Where the Sun Always Shines (Part 1 of 2)
In Ontario, there hasn’t been much talk of the launch by the Kingdom of Saudi Arabia of its ambitious 54,000 MW renewable energy program. There should be: the sun-soaked country is intent on developing 41,000 MW of solar power capacity alone – well over twice Ontario’s 15,700 MW goal across all renewable sectors.
Saudi Arabia is intent on developing 41,000 MW
of solar power capacity alone – well over twice
Ontario’s 15,700 MW goal across all renewable sectors.
As recent as 2011, Saudi Arabia had no targets for renewable energy. British Petroleum estimates that “less than 1% of Saudi energy came from renewable sources in 2011.”
The newfound emphasis on renewable energy is in part a response to the effects of the country’s generously subsidized domestic fuel consumption. According to a report from Citigroup Inc., almost a quarter of the country’s fuel production is used domestically – and the per capita consumption rate is higher than most industrialized nations, including the United States.
The country’s potential energy crisis does not end there – despite a population of just 28 million, Saudi Arabia’s energy consumption rates are expected to double its projected population growth. Oil is used for close to half of Saudi Arabia’s electricity production, which by some measures is growing at about 8% a year. The “lost” oil and gas revenues caused by domestic consumption are staggering and estimated to be around $80 billion in 2011 alone. Whereas brent crude is traded today at roughly $102 per barrel, domestic power providers in Saudi Arabia pay somewhere in the range of $5 to $15 per barrel. According to Citigroup, at current consumption growth rates the Kingdom could become an oil importer by 2030.
Oil is used for close to half of Saudi Arabia’s electricity production,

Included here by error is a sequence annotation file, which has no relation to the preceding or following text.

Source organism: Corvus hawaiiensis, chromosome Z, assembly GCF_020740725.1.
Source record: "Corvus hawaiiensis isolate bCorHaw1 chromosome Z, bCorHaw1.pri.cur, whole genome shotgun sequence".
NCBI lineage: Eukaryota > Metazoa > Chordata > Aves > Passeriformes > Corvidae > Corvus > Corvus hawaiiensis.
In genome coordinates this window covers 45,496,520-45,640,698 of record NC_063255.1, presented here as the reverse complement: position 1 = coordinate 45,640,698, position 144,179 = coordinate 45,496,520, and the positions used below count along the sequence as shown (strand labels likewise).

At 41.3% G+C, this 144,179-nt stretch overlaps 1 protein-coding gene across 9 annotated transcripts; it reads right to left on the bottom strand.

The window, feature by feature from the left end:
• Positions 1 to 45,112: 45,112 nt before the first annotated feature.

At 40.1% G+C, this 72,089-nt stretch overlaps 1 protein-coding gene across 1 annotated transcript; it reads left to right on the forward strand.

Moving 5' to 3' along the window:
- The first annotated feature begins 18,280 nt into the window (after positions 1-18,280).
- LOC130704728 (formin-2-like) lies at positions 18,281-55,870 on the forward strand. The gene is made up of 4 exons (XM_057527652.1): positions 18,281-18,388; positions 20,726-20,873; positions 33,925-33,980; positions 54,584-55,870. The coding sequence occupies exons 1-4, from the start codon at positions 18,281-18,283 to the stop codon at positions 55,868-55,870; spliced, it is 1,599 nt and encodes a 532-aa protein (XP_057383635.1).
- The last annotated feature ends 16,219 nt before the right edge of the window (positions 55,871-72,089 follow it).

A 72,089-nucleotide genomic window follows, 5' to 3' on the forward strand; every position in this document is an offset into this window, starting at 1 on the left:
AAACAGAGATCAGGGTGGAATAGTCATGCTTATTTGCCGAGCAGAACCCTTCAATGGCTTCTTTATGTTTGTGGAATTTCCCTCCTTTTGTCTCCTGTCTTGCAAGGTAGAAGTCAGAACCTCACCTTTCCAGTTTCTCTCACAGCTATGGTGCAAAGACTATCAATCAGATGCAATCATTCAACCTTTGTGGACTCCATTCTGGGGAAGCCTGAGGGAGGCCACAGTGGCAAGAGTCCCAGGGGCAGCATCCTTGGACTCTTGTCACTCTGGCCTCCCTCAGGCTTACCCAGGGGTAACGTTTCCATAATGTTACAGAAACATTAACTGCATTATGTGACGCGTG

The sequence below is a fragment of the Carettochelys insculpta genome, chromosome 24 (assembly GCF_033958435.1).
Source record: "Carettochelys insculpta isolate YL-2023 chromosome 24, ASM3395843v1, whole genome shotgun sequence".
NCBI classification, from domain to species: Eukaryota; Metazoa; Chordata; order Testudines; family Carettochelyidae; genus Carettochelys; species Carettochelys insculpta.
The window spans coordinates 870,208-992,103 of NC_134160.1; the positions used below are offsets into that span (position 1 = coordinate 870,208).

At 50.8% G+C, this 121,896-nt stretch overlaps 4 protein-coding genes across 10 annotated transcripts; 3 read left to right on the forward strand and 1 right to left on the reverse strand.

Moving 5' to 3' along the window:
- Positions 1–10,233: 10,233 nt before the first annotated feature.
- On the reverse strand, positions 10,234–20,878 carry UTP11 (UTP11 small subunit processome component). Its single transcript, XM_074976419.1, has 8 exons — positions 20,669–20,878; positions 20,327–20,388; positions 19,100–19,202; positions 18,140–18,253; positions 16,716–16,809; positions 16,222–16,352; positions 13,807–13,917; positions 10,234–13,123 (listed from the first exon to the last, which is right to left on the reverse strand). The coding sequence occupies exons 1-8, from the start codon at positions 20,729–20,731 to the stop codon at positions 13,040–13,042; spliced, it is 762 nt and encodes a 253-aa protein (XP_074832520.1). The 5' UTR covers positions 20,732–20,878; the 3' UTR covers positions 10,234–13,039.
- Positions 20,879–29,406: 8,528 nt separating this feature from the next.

which by some measures is growing at about 8% a year […]
According to Citigroup, at current consumption growth rates,
the Kingdom could become an oil importer by 2030.
Enter the drive for renewable energy (and specifically solar power generation). Under the guise of the country’s King Abdullah City for Atomic and Renewable Energy (KA CARE), Saudi Arabia now aims to generate a third of its electricity from renewable sources by 2030 – through roughly 16,000 MW in photovoltaic projects and 25,000 MW in solar thermal projects.
The size and scope of this program is astonishing. The expected costs for solar generation to meet these targets are upwards of $109 billion, which almost matches the $136 billion invested worldwide in solar energy generation in 2011. Joint ventures between the Kingdom and international firms, including solar equipment manufacturers, suppliers and contractors, have already begun.
Watch this space for our next post, in which we will highlight some aspects of the Kingdom’s competitive procurement process that might be of interest to players in Canada’s renewables sector.
brent crude British Petroleum Citigroup Inc. King Abdullah City for Atomic and Renewable Energy Kingdom of Saudi Arabia oil subsidized domestic fuel consumption